The campaign jabs and counterpunches most often cited in the "nasty" stories hardly seemed historic. And let's keep things in perspective: Coordinating a multi-million dollar marketing campaign to smear a candidate by lying about his war record the way the Swift Boat Veterans for Truth did to John Kerry? That's ugly, nasty and extraordinary stuff. Have the Obama and Romney campaigns blatantly crossed all lines of common decency and fair play? Not that I've seen.
Yet the press seemed committed to the "nasty" lament. This week, Washington Post's Dan Balz lamented "the most poisonous campaign" and the fact that "all restraints" have been removed from the contest. Note that Baltz's concern was that the nasty tone would make it difficult for the winner to govern:
This campaign will end in November. Then it will be either Obama's or Romney's responsibility to try to govern. Both side have turned the election into an all-or-nothing battle and hope to claim a mandate on the basis of the outcome. But it will take time and great effort for the winner to drain the poison from the system if the campaign continues on this course.
This campaign is so nasty Balz worries that whoever wins won't be able to bring the country together in order to govern. The winner won't have a mandate.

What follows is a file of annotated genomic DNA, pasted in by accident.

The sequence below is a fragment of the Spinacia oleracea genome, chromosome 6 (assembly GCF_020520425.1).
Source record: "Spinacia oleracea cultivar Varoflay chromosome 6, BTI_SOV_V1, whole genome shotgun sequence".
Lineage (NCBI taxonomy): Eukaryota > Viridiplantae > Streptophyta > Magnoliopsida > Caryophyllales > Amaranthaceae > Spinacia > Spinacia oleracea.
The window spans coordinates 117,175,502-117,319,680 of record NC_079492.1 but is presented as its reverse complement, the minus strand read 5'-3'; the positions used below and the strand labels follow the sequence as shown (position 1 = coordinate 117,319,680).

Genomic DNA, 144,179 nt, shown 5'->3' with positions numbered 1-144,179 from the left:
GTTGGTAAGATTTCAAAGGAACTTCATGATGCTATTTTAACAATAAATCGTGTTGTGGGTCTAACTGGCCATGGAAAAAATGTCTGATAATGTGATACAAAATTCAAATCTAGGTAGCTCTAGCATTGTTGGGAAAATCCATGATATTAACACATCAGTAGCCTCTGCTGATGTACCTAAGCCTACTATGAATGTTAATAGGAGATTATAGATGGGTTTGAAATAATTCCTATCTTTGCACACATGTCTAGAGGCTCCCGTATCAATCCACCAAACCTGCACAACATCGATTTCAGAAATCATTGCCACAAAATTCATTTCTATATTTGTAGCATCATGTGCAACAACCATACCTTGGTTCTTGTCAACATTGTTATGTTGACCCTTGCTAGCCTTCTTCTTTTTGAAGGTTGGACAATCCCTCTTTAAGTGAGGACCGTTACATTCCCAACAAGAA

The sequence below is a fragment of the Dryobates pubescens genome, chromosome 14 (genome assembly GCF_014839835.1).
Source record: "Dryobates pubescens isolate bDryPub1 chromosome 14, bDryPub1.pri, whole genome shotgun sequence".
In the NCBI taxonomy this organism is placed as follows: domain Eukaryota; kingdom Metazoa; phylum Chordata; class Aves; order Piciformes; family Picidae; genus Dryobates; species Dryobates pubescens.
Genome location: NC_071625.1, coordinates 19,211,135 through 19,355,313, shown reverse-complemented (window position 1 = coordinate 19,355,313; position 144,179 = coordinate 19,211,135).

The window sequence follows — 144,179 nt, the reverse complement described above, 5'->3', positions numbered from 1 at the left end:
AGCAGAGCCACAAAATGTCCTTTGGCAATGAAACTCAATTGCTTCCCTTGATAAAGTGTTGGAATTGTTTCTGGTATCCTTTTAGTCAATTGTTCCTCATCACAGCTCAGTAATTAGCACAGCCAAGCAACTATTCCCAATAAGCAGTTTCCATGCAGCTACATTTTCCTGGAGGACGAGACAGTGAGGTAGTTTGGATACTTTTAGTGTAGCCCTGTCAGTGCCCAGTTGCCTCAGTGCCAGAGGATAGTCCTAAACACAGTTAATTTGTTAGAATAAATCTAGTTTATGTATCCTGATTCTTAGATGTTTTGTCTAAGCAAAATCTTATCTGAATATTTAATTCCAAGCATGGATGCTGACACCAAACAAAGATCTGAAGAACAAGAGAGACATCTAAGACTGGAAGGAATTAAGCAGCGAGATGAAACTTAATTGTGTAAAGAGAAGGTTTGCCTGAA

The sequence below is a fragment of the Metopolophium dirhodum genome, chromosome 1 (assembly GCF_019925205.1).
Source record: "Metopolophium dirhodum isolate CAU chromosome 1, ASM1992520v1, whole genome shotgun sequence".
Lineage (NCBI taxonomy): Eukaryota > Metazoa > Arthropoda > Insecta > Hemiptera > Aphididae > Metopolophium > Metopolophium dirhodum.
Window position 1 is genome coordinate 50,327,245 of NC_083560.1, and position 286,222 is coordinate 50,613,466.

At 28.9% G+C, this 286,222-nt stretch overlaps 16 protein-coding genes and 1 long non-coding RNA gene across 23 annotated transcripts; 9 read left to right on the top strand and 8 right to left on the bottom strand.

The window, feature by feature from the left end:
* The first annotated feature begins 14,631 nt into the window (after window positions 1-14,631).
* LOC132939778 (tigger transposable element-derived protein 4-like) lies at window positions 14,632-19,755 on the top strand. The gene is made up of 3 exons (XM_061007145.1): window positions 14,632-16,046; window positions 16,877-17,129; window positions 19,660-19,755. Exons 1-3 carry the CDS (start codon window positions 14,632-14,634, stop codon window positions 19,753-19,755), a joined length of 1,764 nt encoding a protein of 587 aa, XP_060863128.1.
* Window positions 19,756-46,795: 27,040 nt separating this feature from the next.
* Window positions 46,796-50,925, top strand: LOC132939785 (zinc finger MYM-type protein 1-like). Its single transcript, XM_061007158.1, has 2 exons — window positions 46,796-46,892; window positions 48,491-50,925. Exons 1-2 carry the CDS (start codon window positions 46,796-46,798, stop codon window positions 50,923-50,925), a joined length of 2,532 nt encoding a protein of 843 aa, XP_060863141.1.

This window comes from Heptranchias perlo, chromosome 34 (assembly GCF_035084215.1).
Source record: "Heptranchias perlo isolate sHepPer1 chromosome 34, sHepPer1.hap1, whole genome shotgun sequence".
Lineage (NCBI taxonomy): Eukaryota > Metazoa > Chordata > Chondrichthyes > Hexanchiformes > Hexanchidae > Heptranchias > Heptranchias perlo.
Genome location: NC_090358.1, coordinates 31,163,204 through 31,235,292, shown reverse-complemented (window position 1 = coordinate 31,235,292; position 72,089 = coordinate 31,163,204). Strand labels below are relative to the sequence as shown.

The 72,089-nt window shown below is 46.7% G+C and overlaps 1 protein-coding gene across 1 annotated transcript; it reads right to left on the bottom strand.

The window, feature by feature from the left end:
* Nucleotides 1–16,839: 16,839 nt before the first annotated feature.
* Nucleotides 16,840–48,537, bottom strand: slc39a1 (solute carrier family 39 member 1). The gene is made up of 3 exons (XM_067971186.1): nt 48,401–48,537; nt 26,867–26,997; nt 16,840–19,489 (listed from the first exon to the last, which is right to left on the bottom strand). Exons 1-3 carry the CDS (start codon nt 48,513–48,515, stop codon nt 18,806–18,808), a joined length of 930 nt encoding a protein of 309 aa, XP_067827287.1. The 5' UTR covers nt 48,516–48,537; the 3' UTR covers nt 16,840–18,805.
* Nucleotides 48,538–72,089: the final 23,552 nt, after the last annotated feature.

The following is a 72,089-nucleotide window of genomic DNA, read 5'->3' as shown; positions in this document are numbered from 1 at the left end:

Here's why Balz's concern no longer applies to modern day politics: Barack Obama ran a "Hope and Change" campaign in 2008. He won in an electoral landslide. And by every conceivable measure he was given a mandate to lead by the American people. The Republican and conservative movement's response to Obama's sweeping, "Hope and Change" victory? The response alternated between blanket obstructionism, "I hope he fails" media taunts, a supposed news channel helping to launch angry Tea Party protests, and an ugly descent into birtherism.
That was President Obama's reward for running the type of campaign the D.C. press apparently wishes candidates were running in 2012.
Pundits like Dan Balz fret that Romney and Obama are running such nasty campaigns that come January it will be "impossible to govern." But most pundits have sat idly by during Obama's first term while sore-loser, obstructionist Republicans haved tried to make it impossible for Obama to govern. The press soft peddled the radical obstructionism and spent much of the last four years blaming Obama for the lack of bipartisanship in Washington. Why was the nasty gridlock Obama's fault? Because he failed to convince committed obstructionists to stop obstructing the White House's agenda.
Yet now the political press is fretting over the fact the campaign's so nasty that no matter who wins in November, the atmosphere inside Washington will remain poisonous? In case members of the media haven't been paying attention, Republicans pumped the poison into the Beltway in the immediate aftermath of Obama's "Hope and Change" campaign.
Given that fact, what's the point of being positive?